Misha (black), Robert (white) and me (red) in Moscow in 2005, when I just started the project.
Russian Fairytales is my personal passion project, which tells my visual story of Russia within a period of almost two decades in Russia. It all started in the cloakroom of the Moscow State Kremlin Palace in 2000, where I did my first photograph in Russia on my first trip to Russia. A friend invited me just for a two week holiday trip to Moscow. This was a very magic time and I was fascinated of all these sceneries and stories, which happened in the city. The snow, the cold, the people, the grey, the dirt, the furs, the girls, the Ladas, the glam, the poor, the rich, the chaos and the lightness and good-naturedness of the Russians. I know, I would come back again. But it passed some years, and I almost finished my photo study in Hamburg and London, when I got a call from a friend, who worked this time in Moscow. I talked 20 minutes with him on the phone. During that conversation, I felt Moscow was calling me. I left my 12 sqm London-Hackney apartment ( which is now a really cool place ), made a detour to Hamburg, where I got my personal belongings and quickly sublet my apartment. I met Misha, my native-speaking Russian assistant, packed a lot of photo equipment ( too much ) and bought a set of snow tyre chains for the trip to the East. It was a time, when winters still were winters, and with every 100 km east-way, the temperature dropped down for another 1 degree celcius. It passed not more then three weeks and I met almost frozen Robert, the guy I called from London, at minus 18 degree in fully snow-covered Moscow.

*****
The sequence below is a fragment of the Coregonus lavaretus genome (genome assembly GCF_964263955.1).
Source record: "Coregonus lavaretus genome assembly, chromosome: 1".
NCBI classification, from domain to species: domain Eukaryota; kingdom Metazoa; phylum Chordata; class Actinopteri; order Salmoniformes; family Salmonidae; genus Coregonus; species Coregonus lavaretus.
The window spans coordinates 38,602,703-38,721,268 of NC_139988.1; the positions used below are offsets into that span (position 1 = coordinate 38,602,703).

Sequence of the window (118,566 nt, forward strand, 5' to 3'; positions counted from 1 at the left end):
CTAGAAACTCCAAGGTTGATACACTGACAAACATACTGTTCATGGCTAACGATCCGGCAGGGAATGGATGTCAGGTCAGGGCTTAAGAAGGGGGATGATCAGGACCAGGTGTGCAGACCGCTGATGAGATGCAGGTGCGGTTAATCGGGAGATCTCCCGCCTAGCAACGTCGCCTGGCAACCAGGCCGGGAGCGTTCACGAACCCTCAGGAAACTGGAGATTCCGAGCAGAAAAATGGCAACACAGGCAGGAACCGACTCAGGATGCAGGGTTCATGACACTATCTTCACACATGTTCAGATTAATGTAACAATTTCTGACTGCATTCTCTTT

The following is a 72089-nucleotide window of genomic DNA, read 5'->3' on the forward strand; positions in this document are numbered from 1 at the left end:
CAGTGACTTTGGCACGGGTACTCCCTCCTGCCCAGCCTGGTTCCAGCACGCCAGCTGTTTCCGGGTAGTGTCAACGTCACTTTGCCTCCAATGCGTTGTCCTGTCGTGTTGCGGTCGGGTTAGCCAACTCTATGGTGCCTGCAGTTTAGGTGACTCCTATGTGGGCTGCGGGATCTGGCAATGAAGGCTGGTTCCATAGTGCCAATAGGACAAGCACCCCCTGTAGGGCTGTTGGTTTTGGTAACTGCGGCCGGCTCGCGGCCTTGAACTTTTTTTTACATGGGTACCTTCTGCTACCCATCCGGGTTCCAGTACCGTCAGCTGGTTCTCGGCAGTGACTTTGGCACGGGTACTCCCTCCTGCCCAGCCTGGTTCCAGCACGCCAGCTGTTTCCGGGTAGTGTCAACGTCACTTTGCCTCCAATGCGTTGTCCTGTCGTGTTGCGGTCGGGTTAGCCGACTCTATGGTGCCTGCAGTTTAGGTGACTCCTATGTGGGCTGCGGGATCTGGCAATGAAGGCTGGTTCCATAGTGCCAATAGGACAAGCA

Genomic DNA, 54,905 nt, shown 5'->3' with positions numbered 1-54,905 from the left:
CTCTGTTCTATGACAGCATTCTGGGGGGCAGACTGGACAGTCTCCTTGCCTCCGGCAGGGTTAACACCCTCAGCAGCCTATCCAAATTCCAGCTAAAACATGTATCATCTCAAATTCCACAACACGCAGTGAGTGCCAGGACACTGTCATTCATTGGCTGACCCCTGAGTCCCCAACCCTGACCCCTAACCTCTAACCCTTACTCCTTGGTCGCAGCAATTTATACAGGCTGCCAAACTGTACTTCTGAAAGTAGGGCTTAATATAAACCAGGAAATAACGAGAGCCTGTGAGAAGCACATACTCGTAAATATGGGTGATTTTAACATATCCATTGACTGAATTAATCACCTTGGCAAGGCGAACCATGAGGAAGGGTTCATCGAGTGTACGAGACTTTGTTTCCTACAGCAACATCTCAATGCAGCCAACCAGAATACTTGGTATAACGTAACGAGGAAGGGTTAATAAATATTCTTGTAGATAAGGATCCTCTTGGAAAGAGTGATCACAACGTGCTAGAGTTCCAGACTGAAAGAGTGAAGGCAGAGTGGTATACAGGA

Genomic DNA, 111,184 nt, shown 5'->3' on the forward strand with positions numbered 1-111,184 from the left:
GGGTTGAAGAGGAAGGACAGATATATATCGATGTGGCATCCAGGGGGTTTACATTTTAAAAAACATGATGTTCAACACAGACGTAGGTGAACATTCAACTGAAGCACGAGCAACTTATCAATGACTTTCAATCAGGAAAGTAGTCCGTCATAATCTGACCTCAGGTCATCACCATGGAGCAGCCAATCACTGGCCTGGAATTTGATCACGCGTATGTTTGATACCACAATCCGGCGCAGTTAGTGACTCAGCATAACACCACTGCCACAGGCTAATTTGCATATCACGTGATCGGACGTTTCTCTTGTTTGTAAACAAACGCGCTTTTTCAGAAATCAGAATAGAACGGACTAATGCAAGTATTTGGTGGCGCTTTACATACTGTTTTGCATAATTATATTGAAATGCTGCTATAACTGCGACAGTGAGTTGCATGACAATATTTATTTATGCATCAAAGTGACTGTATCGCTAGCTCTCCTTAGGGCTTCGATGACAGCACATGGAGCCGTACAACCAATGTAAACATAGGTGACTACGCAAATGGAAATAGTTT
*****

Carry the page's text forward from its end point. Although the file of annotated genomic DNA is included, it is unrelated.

This was my first photograph, which I took in Russia. The cloakroom of the Moscow State Kremlin Palace in 2000.
After my first real visit of three month in Moscow in 2005, I developed my shooting style for this serie and worked entirely on my Sinar 4x5 inch and Hasselblad camera and used my super heavy Profoto Lighting Kit. I loved all these public interiors and the people in it and checked out any place and location in Moscow. At this time, I didn´t speak any russian word, but I loved just to listen it. For me it was always the french of the east. But, I could not go on with translation all the time, I´m just too impatient for waiting till the translation ends. And honestly, russian and an english translation are two different worlds. So, today, I even speak russian, which is really helpful, because you can use it from East-Berlin to Japan and from the North Pole to Afghanistan. After some time, I got more and more photo assignments in Russia for international magazines and also for local advertising campaigns. So, I left Germany in 2007 and moved to Moscow. Nobody could understand that, because all my fellow students went to New York, Paris or to trendy Berlin. But yes, I love the challenging way and decided for Moscow where I lived permanently until 2013.